Few would disagree that mindfulness has been a favorite buzzword of the past few years. A term that has its roots in Buddhism and other Eastern philosophies, mindfulness is -- at its core -- rife with good (and apropos) intentions. A call to live in the moment amidst constant distractions (go unplug), mindfulness is also a reminder to be thoughtful about our intentions and the consequences of our actions.
What's bugging me, however, is the way the term has become co-opted by the bone-broth-drinking-Lululemon-wearing set -- folks with #firstworldproblems who live to brag at brunch about their private yoga instructors and meditation studio memberships. In short, I worry that being "mindful" has become shorthand for sanctioned selfishness: Clear my head! Improve my productivity! Become a better networker! Me me meee!
Earlier this week, my friends at Havas PR arranged my sponsored participation in the Sodexo Quality of Life Conference. It was a gathering of academics, gurus, and business executives focused on how businesses and societies alike can consider a new definition of growth that benefits humanity. I was pleasantly surprised that the talk was less about me-focused mindfulness and more about us-focused meaningfulness -- not how I (or even my company) can get ahead, but rather, how all of us can move forward together. It was refreshing.
The takeaway for me was that we are moving, if not away from aspiring to be mindful, than towards trying to be meaningful. What I saw at the conference was that many of today's most influential leaders in business, science, and more, are encouraging us to live not just for the moment; but for making the moment count beyond how it benefits our own personal bliss (or our company's bottom line).
In his opening remarks, Michel Landel, CEO of Sodexo, called for the "human factor" to be at the center of the corporate mindset. Yes, the wellbeing of employees has a direct impact on company performance -- happy, healthy employees have lower rates of absenteeism and higher rates of engagement.
But perhaps more profoundly, in a world where the next generation may have a life expectancy of 150 years, we have occasion to think about how we will provide companionship and care for those living long into their golden and post-golden years. We have the opportunity to think about the kind of work we will want to do for other humans once robots free us from more mundane tasks. We have the chance to have our products and services monitored, co-produced, and instigated by our customers to fit their needs exactly.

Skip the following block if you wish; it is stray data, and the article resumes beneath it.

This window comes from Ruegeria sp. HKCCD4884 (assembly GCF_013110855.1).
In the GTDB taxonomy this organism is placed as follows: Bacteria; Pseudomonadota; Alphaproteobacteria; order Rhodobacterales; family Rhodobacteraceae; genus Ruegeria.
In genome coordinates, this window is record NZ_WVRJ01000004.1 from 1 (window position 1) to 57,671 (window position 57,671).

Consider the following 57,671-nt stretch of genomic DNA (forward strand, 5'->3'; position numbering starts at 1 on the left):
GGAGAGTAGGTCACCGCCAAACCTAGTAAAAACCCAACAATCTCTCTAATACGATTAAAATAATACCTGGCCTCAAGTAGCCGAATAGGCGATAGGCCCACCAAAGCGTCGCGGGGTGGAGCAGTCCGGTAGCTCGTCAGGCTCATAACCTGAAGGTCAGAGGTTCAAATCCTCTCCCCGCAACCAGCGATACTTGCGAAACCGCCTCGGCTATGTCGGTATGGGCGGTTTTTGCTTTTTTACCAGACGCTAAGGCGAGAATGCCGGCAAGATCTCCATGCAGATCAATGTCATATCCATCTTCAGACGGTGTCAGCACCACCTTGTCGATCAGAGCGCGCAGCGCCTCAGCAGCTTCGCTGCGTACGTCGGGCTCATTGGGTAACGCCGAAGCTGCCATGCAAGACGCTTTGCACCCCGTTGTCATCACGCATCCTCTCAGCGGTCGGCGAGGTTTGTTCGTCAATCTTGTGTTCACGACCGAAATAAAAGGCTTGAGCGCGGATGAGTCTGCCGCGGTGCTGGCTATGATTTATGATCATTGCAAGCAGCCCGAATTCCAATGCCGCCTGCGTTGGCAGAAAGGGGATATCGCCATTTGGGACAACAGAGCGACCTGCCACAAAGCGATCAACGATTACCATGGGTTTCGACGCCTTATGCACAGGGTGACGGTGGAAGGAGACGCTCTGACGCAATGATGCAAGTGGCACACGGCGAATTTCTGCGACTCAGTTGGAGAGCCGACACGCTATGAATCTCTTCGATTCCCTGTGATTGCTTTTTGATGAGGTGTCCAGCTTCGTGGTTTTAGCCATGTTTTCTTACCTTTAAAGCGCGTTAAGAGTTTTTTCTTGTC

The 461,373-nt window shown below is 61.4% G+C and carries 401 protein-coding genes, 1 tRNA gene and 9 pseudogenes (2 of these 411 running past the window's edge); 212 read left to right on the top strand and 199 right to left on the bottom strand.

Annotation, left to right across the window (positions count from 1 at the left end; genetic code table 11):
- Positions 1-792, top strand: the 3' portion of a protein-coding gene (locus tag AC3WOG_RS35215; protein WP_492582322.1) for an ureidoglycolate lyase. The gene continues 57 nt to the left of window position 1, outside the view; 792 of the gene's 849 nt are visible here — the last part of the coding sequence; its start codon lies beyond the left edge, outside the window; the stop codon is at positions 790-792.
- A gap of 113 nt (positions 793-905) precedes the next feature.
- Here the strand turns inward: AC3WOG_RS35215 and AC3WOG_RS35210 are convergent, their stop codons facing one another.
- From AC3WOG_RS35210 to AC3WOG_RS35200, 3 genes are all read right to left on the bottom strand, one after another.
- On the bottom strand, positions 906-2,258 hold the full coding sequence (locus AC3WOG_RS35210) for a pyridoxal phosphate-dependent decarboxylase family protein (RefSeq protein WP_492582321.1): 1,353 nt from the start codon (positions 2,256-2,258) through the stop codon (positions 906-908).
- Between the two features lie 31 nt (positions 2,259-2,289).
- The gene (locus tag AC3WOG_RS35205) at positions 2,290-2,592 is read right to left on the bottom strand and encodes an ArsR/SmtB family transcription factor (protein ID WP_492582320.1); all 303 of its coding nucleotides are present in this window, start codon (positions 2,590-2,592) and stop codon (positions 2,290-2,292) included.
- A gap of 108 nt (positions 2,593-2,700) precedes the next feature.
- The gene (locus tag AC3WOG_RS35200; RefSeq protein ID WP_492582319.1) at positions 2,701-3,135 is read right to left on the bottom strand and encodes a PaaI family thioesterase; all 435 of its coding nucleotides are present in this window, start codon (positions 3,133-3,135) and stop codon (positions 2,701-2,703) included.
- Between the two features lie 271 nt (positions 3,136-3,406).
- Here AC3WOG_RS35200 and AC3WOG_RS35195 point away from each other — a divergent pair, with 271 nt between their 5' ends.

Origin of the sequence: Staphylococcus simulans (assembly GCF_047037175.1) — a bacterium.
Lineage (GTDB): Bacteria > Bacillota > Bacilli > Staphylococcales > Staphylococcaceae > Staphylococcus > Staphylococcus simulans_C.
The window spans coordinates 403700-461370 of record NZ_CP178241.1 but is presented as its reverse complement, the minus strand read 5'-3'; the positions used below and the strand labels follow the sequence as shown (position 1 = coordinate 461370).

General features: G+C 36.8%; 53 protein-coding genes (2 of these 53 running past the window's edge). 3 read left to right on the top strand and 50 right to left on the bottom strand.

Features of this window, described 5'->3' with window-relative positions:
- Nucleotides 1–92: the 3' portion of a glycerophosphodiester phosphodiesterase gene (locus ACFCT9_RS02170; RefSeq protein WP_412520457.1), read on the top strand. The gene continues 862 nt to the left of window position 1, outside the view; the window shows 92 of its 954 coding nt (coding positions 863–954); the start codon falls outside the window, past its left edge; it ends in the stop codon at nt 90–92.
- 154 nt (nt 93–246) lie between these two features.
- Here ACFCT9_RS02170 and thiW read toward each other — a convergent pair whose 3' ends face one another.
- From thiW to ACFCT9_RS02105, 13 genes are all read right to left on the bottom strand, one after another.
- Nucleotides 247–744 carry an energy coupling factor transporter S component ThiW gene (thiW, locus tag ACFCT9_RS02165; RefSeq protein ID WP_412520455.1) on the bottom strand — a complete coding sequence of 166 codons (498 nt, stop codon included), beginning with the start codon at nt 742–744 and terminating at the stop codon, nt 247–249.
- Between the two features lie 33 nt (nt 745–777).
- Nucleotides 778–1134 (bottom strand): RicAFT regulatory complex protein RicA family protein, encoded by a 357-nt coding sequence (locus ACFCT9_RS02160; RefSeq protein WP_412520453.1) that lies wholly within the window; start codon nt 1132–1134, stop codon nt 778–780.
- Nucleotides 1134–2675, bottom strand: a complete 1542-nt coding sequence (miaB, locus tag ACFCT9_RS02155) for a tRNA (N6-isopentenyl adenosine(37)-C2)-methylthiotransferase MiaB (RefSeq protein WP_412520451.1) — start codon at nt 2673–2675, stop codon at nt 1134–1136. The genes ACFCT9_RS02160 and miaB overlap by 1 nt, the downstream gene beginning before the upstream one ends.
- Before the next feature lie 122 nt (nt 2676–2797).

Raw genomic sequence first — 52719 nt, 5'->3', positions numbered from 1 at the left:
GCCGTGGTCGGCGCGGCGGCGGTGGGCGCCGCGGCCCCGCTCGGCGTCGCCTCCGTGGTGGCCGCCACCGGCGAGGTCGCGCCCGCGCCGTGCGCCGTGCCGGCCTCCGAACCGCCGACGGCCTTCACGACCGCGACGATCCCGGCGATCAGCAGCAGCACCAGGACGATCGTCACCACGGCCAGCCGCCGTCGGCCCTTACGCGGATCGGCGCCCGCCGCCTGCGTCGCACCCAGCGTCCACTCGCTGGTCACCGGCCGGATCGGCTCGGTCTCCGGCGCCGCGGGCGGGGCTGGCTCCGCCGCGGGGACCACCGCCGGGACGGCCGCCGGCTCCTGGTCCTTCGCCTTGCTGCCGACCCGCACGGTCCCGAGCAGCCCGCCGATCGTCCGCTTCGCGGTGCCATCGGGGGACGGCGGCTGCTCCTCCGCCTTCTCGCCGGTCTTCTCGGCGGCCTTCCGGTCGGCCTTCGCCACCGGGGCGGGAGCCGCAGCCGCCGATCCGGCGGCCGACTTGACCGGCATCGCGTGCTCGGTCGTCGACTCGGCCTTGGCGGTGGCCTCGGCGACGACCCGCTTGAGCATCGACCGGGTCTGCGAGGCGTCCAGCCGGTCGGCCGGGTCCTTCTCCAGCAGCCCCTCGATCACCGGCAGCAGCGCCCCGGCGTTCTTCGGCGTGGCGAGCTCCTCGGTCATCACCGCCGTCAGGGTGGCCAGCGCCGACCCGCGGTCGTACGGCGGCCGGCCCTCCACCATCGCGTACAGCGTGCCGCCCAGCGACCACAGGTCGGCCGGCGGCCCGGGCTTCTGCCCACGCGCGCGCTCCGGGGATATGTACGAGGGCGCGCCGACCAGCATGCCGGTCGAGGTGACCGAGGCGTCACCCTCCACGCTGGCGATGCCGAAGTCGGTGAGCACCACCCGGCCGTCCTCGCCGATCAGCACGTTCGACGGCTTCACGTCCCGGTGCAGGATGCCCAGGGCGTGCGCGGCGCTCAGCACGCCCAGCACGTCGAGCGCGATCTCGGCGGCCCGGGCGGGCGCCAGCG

It's an exciting moment and a great responsibility. "We must step back," Landel said, "and decide what is ideal for humanity."
Mari Kiviniemi, the OECD Deputy Secretary-General, spoke about how the international economic organization is moving away from measuring pure GDP (which doesn't properly account for inequality) and toward a new, more inclusive type of growth that puts people and the planet first. The new Better Life Index measures countries according to 11 multifaceted topics that include Housing, Community, Environment and Civic Engagement -- measurements that emphasize not our cumulative wealth, but how we care for one another.
Silvia Ann Hewlett, CEO of the Center for Talent Innovation, shared her research that among the things women ages 18-35 want most in the workplace are to empower others, to be empowered, and to reach for meaning and purpose. And while this desire to find meaning at work is especially true of women in the workforce, Hewlett's point is that these values and goals contribute to the quality of organizations as a whole.
She shared a story about the bond credit rating business Moody's: After the brand had taken a beating during the 2008 financial crisis, Moody's wanted to both resurrect itself in the public eye and retain women, who were leaving the company in droves. Executives there created a ratings tool for microfinance -- initially a pro bono effort that became the most popular project at the company. This project, with its potential to help alleviate poverty in the developing world by freeing up capital for investments in microfinance endeavors -- did more than anything else to enhance engagement and alleviate attrition at Moody's during that time. The project had meaning, and that mattered to employees and clients alike.
(Of course meaningfulness at work is big for millennials, too. They're known for working for purpose, not just a paycheck, and for longing to be a part of something great than themselves.)
In another talk, Baroness Professor Susan Greenfield, a prominent neuroscientist in the U.K., spoke about how our brain functioning has changed as a result of our use of screen technologies that have made us needy (thanks, social networking!), volatile (video games!), and with short attention spans (search engines!). An effective counterattack for the future, she suggested, is to help people harness technology to develop a strong sense of identity, to be fulfilled, and to be useful to society. She calls the brain-changing effects of technology "Mind Change" (in the vein of climate change) and I would argue that her remedy is less about becoming "Mind Ful" (in the latest, trendy sense) and more about helping all of us by way of ensuring there is meaning in the things we do.
Let's meditate on that.